Don’t Panic, Dovish Fed Policy Will Prevent Repeat of Last Year’s CorrectionRemember the steep break from October to late December? It was blamed on the Fed’s hawkish monetary policy. Stocks took off after the US and China started talking and the Fed turned dovish. The US and China never signed a deal, but the Fed held rates steady. Yet the S&P 500 Index and the NASDAQ Composite still hit new all-time highs.
A rise in trade and tariff tensions fueled the largest pullback in the global equity markets so far this year last week. By historical standards, the down move was modest despite some analysts already blaming President Trump for the next recession.
If you can’t stand the heat then get out of the kitchen. I can’t recall seeing so many negative comments about a market or an individual just weeks after U.S. markets hit all-time highs. It was definitely amateur week for some analysts, who seemed to take pleasure in feeding the bear with doom and gloom headlines. Some even used the term bear market.
Once again I think we’re going through the cycle where analysts race to be the one to “call the top” as if there was a prize for that.
Forget the long-term, the politics or the predicted doom and gloom, smart traders should embrace the volatility, no matter who causes it.
Dream Week for Short-Term Traders
This week was a dream for short-term or day-traders as volatility spiked to a four-month high. Traders were also driven by the headlines, which at times created a dramatic two-sided trade. Volatility can be your friend if you don’t abuse it. Heightened volatility should help improve your trading performance if you know what you’re doing in terms of risk and reward.
Stock traders should have enjoyed the week. How do you think gold, crude oil and currency traders feel after a week of lackluster movement? Their time is coming, however, because of the Laws of Volatility.
The Cboe Volatility Index, which tracks the level of worry in the market and is commonly known as the VIX, spiked to its highest level since January on Thursday. The measure of the 30-day implied volatility of the S&P 500 or the “fear gauge,” hit a fresh high of 23.38, its highest level since January 4.
President Trump Had a Hand in the Price Swings
If you made money last week by trading the intraday price swings, then make sure you thank the President, because his comments and actions fueled most of the volatility. Don’t blame him.
Trump’s surprise announcement of additional tariffs on China fueled the initial break in the stock market. The markets were driven lower in Asia and Europe and in the U.S. futures markets. However, when the U.S. markets opened on Monday, professionals saw value and they snapped up lower-priced shares.
Volatility and weakness continued on Tuesday, but once again bargain-hunters saved the day with a late session rally.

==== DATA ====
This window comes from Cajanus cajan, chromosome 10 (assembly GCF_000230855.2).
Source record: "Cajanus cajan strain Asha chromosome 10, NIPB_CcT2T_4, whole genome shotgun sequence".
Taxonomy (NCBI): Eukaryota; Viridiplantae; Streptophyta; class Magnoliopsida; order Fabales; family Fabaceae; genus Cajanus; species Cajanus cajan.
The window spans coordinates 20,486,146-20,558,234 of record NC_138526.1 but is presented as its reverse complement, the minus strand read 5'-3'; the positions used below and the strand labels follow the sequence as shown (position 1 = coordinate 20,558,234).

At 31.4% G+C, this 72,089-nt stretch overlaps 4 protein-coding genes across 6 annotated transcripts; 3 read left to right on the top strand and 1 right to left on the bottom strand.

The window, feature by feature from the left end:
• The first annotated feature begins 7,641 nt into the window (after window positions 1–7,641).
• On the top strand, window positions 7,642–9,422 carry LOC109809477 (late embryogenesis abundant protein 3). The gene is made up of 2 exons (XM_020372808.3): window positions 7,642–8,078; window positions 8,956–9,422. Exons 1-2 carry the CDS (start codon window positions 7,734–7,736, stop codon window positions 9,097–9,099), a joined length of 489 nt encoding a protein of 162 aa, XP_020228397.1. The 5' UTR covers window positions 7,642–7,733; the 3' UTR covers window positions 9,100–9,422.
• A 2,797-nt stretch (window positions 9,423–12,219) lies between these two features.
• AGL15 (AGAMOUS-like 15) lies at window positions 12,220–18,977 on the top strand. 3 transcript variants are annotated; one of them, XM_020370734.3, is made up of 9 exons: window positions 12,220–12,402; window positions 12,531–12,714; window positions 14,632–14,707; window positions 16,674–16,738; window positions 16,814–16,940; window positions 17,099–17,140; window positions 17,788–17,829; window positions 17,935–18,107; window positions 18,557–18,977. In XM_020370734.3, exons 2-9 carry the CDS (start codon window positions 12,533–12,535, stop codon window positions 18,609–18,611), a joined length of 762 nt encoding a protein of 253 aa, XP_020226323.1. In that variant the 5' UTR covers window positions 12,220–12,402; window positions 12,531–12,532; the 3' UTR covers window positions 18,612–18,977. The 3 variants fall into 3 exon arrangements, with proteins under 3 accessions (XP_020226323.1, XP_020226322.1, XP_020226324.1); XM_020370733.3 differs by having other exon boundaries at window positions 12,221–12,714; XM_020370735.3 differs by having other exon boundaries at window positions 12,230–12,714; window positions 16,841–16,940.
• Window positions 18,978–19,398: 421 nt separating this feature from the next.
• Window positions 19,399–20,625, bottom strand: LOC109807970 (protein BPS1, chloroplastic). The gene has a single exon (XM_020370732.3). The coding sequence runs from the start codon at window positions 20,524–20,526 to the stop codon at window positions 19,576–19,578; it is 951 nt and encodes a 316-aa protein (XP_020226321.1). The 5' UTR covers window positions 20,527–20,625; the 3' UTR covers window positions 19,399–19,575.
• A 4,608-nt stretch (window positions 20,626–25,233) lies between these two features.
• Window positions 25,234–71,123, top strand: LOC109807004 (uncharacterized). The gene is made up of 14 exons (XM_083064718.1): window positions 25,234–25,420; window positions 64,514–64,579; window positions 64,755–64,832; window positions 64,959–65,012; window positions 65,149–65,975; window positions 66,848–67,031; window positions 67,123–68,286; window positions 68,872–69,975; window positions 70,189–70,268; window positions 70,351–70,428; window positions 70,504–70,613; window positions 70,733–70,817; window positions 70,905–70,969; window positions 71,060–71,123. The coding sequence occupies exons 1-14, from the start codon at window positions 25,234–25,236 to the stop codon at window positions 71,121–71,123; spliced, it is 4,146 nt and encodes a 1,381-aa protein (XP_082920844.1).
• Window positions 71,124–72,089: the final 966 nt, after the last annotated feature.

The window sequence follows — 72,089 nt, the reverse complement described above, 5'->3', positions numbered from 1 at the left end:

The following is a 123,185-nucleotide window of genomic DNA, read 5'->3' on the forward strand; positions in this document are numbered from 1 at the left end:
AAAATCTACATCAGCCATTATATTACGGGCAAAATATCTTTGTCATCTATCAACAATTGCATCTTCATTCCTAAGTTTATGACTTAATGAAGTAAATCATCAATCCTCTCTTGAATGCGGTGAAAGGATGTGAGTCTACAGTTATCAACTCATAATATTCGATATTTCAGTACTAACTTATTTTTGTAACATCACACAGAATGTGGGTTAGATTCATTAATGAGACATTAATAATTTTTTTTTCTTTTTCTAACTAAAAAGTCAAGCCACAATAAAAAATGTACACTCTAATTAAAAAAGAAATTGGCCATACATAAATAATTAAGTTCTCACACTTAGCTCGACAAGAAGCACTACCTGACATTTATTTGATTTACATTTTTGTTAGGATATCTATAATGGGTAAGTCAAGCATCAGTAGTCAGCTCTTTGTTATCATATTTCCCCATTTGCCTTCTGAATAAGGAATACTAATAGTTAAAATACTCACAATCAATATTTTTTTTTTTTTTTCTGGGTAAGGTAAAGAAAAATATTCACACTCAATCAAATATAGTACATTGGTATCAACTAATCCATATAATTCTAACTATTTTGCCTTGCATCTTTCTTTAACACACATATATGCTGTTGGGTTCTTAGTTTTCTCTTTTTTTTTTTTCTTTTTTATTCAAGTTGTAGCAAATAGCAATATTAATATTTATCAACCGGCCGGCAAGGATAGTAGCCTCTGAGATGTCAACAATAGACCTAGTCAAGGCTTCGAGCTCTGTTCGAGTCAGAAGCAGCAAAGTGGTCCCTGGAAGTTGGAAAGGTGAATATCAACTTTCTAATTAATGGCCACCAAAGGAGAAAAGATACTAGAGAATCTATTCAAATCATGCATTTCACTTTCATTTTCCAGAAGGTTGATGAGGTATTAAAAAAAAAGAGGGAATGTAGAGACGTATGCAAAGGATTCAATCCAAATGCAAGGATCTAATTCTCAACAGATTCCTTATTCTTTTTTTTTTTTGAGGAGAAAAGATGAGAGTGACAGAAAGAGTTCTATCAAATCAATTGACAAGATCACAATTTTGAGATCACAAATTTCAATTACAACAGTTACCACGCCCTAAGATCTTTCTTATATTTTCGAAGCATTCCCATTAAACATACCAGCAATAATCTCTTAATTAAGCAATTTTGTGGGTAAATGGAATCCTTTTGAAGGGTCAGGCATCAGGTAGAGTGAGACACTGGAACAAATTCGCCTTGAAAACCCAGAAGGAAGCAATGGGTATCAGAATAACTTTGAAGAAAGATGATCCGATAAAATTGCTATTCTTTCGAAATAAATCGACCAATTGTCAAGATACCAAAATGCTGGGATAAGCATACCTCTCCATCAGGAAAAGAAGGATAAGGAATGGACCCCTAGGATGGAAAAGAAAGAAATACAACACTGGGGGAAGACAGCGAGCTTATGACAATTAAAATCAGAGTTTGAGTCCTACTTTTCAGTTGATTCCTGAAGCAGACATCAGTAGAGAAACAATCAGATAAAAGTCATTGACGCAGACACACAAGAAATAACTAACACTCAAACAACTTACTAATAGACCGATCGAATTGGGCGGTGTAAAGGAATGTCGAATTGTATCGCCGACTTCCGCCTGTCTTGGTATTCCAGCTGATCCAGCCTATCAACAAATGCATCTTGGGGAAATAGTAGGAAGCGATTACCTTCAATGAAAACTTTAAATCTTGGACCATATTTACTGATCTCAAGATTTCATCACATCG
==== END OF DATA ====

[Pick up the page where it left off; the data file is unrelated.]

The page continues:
At a campaign stop in Florida on Wednesday evening, Trump ignited another wave of selling after he attributed his recent threat of increased tariffs to Beijing’s lack of commitment to the negotiating process. He said China, “broke the deal. They can’t do that, so they’ll be paying.”
Stocks rebounded from steep intraday losses on Thursday after Trump struck a more optimistic tone when asked if he would speak with Chinese President Xi Jinping.
“Well, he just wrote me a beautiful letter, I just received it, and I’ll probably speak to him by phone,” Trump said. The President also said it might be possible for China and the U.S. to strike a deal this week. “It’s possible to do it, they’re all here. The vice premier one of the most respected men one of the highest officials in China is coming,” he said.
On Friday, shortly before the cash market opening, Trump was at it again. This time making comments that erased the previous session’s gains that he created. Trump said in an early morning tweet storm there’s “absolutely no rush” on a trade agreement with China.
The major indexes recovered all of their earlier losses and finished higher for the session after Trump tweeted that the talks with China were “candid and constructive.” Additionally, Treasury Secretary Steven Mnuchin said China trade talks had ended for the day and were “constructive.” Chinese Vice Premier Liu He also said the talks went “fairly well,” according to reports.
Value, Volatility, Bargains
Remember the steep break from October to late December? It was blamed on the Fed’s hawkish monetary policy. Stocks took off after the US and China started talking and the Fed turned dovish. The US and China never signed a deal, but the Fed held rates steady. Yet the S&P 500 Index and the NASDAQ Composite still hit new all-time highs.
What this means is the Fed is more important to the stock market than the US-China trade deal. Yes, we could see setbacks and position adjustments, that’s just trading. Trump’s too smart to let this trade deal fall apart. His short-term decisions may cause a little pain, but his administration and the Fed aren’t going to let this turn into a recession.
The bottom-line: Watch for value if you’re an investor. Look for opportunity. It’s way to early to start looking for signs of a recession.